I must admit that when I read the news about Microsoft introducing Surface Computing I really didn’t look at it from a health care perspective. I could think of 100 cool applications for the technology, but I honestly hadn’t considered it for the health care field. Of course, leave it to Dr. Bill Crounse, Microsoft Health Care blogger to point out the advantages of surface computing in healthcare.
Here’s a quote from his post on Microsoft Surface Computing in Health Care:
Yesterday, Microsoft officially launched the first commercial product from a group and technology known as Microsoft surface computing. The product is called Milan; a coffee-table sized PC that takes touch screen technology to entirely new levels and gives users a highly interactive experience with all things digital. For now, you’ll be seeing the technology in business environments such as hotels, casinos, and retail establishments. You can read more about that here:
I first told you about surface computing last July when I met with colleagues at Microsoft Research to produce a video segment for my House Calls for Healthcare Professionals series. In that video, Dr. Eric Horvitz and surface computing guru, Andy Wilson, and I talked about the technology and possible implications for the healthcare industry. At the time Andy’s work was going under the code name Play Anywhere. My head was literally spinning with ideas on how this new user interface could be used in radiology, physical therapy, anatomical pathology, and other disciplines. It also occurred to me that this new way to interact with a computer, manipulate screen images, and navigate through data could be immensely important to clinical work-flows demanding a more hands-free, no-touch solution such as might be desirable during surgery or certain medical procedures.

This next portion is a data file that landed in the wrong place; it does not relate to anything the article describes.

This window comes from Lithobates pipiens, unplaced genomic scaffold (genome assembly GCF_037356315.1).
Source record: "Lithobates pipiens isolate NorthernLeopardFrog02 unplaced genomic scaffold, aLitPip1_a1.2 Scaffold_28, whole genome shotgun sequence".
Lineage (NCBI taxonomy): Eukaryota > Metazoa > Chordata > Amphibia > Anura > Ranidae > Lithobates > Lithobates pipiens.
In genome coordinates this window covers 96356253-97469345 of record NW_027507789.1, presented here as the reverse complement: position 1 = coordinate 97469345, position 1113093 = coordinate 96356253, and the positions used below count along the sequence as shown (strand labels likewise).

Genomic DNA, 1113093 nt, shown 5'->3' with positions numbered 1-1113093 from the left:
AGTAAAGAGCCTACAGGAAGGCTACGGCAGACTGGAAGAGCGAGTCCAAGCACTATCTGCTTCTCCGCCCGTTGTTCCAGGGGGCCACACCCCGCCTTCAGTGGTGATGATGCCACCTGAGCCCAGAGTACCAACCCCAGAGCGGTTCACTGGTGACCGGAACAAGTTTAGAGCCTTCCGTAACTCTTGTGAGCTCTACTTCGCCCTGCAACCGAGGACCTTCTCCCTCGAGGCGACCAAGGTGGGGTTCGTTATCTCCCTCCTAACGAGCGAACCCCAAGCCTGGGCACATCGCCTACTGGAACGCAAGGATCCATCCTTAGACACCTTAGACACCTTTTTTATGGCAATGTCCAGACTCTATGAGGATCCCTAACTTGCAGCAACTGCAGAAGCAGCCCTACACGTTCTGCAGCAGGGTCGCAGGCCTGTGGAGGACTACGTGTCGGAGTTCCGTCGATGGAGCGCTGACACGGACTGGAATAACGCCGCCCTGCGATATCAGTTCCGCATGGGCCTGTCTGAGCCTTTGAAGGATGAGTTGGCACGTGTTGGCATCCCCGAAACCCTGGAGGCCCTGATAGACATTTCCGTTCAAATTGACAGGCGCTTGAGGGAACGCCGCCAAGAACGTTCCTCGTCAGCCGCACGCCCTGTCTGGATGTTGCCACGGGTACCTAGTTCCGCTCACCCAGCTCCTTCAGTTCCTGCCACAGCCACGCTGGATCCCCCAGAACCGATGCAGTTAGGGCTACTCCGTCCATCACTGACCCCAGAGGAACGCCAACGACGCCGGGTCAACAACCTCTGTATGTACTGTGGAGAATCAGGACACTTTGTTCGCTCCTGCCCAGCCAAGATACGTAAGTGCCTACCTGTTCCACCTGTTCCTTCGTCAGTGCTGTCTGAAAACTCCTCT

I think one area that he didn’t seem to mention, but he’s probably considered is interaction with patients. I could imagine the day that a surface computing tabletop is found in every exam room. The doctor could roll this table over to the patient and the doctor and patient could interact with all sorts of patient education. When diagnosing a hernia for example, they could show anatomical drawings or videos that actually show what causes a hernia and the process for fixing it. They could draw on the table as they describe the medical condition. Then, the patient could have the video that was shown by the doctor sent straight to their phone so they can take it home and show their family. Would be pretty neat.
I must admit that as I read about this technology I remembered a video I posted on my technology blog that showed a real life application of multiple inputs on a table top. I was amazed at the technology six months ago and I’m still amazed now. Take a look.